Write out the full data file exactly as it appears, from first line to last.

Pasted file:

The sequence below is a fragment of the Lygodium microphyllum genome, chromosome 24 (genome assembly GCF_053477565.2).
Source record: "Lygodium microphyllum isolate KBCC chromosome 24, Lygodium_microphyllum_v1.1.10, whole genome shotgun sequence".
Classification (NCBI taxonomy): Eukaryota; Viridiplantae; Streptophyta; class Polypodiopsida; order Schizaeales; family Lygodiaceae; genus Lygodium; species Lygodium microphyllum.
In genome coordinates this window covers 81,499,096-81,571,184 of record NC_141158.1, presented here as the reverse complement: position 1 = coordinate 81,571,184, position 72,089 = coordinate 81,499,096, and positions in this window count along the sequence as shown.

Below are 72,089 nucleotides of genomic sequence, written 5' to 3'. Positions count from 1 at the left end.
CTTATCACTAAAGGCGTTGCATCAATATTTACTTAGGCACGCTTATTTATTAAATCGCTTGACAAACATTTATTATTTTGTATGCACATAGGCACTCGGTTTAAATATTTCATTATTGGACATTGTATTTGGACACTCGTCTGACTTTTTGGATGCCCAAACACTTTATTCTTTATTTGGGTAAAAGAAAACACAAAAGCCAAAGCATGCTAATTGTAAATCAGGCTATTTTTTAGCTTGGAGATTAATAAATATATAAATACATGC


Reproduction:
The sequence below is a fragment of the Lygodium microphyllum genome, chromosome 24 (genome assembly GCF_053477565.2).
Source record: "Lygodium microphyllum isolate KBCC chromosome 24, Lygodium_microphyllum_v1.1.10, whole genome shotgun sequence".
Classification (NCBI taxonomy): Eukaryota; Viridiplantae; Streptophyta; class Polypodiopsida; order Schizaeales; family Lygodiaceae; genus Lygodium; species Lygodium microphyllum.
In genome coordinates this window covers 81,499,096-81,571,184 of record NC_141158.1, presented here as the reverse complement: position 1 = coordinate 81,571,184, position 72,089 = coordinate 81,499,096, and positions in this window count along the sequence as shown.

Below are 72,089 nucleotides of genomic sequence, written 5' to 3'. Positions count from 1 at the left end.
CTTATCACTAAAGGCGTTGCATCAATATTTACTTAGGCACGCTTATTTATTAAATCGCTTGACAAACATTTATTATTTTGTATGCACATAGGCACTCGGTTTAAATATTTCATTATTGGACATTGTATTTGGACACTCGTCTGACTTTTTGGATGCCCAAACACTTTATTCTTTATTTGGGTAAAAGAAAACACAAAAGCCAAAGCATGCTAATTGTAAATCAGGCTATTTTTTAGCTTGGAGATTAATAAATATATAAATACATGC